Next Article in Journal / Special Issue
A Preliminary Assessment of the Initial Compression Power Requirement in CO2 Pipeline “Carbon Capture and Storage (CCS) Technologies”
Previous Article in Journal
Dry Separation of Palm Kernel and Palm Shell Using a Novel Five-Stage Winnowing Column System
Previous Article in Special Issue
The Effects of Thermal Treatment and Steam Addition on Integrated CuO/CaO Chemical Looping Combustion for CO2 Capture
Article Menu

Export Article

Open AccessArticle
Technologies 2016, 4(2), 14; doi:10.3390/technologies4020014

Membrane-Cryogenic Post-Combustion Carbon Capture of Flue Gases from NGCC

1
Department of Chemical and Biomolecular Engineering, The University of Melbourne, Melbourne 3010, Australia
2
School of Chemical Engineering, University of New South Wales, Kensington 2052, Australia
*
Author to whom correspondence should be addressed.
Academic Editor: Gustavo A. Fimbres Weihs
Received: 26 February 2016 / Revised: 4 April 2016 / Accepted: 19 April 2016 / Published: 22 April 2016
(This article belongs to the Special Issue Carbon Capture and Storage (CCS) Technologies)
View Full-Text   |   Download PDF [1195 KB, uploaded 22 April 2016]   |  

Abstract

Membrane gas separation for carbon capture has traditionally been focused on high pressure applications, such as pre-combustion capture and natural gas sweetening. Recently a membrane-cryogenic combined process has been shown to be cost competitive for post-combustion capture from coal fired power stations. Here, the membrane-cryogenic combined process is investigated for application to post-combustion carbon capture from the flue gas of a Natural Gas Combined Cycle (NGCC) process. This process involves a three-membrane process, where the combustion air is used as the sweep gas on the second membrane stage to recycle CO2 through the turbine. This ensures high CO2 recovery and also increases the CO2 partial pressure in the flue gas. The three-CO2-selective membrane process with liquefaction and O2-enrichment was found to have a cost of capture higher than the corresponding process for coal post-combustion capture. This was attributed to the large size and energy duty of the gas handling equipment, especially the feed blower, because of the high gas throughput in the system caused by significant CO2 recycling. In addition, the economics were uncompetitive compared to a modelled solvent absorption processes for NGCC. View Full-Text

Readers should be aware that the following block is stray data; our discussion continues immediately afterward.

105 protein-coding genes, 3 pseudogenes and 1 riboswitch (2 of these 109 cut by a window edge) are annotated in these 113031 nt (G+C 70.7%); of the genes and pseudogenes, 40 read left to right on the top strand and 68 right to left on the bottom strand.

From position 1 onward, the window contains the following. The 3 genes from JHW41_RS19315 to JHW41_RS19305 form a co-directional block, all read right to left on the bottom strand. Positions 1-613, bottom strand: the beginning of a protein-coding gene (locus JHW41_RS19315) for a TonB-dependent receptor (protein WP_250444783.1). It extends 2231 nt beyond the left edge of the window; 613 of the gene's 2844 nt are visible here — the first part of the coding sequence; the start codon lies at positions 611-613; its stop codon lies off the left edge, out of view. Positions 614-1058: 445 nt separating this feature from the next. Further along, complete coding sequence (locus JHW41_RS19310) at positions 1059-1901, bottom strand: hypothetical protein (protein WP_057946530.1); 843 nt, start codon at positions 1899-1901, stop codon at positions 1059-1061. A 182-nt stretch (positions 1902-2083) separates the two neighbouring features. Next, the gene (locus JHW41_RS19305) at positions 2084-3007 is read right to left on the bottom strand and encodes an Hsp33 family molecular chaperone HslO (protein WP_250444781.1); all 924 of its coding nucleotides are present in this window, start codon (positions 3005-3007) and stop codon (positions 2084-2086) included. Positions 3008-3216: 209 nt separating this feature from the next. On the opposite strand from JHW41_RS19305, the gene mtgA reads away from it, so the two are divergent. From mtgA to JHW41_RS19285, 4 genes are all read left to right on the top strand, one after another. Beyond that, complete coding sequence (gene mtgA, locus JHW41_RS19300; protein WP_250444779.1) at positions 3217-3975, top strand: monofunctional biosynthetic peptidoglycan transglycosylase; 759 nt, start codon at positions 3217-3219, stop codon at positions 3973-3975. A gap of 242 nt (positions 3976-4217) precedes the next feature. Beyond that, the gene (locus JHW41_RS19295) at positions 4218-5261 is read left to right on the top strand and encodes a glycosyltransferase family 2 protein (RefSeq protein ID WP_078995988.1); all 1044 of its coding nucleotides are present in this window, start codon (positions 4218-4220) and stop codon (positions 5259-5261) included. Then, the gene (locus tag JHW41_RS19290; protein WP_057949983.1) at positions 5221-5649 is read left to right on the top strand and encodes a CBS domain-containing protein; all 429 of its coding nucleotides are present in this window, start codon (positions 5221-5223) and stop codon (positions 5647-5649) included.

Keywords: membrane gas separation; cryogenic; NGCC; post-combustion membrane gas separation; cryogenic; NGCC; post-combustion
Figures

Figure 1

This is an open access article distributed under the Creative Commons Attribution License which permits unrestricted use, distribution, and reproduction in any medium, provided the original work is properly cited. (CC BY 4.0).

Scifeed alert for new publications

Never miss any articles matching your research from any publisher
  • Get alerts for new papers matching your research
  • Find out the new papers from selected authors
  • Updated daily for 49'000+ journals and 6000+ publishers
  • Define your Scifeed now

SciFeed Share & Cite This Article

MDPI and ACS Style

Scholes, C.A.; Ho, M.T.; Wiley, D.E. Membrane-Cryogenic Post-Combustion Carbon Capture of Flue Gases from NGCC. Technologies 2016, 4, 14.

Show more citation formats Show less citations formats

Note that from the first issue of 2016, MDPI journals use article numbers instead of page numbers. See further details here.

Related Articles

Article Metrics

Article Access Statistics

1

Comments

[Return to top]
Technologies EISSN 2227-7080 Published by MDPI AG, Basel, Switzerland RSS E-Mail Table of Contents Alert
Back to Top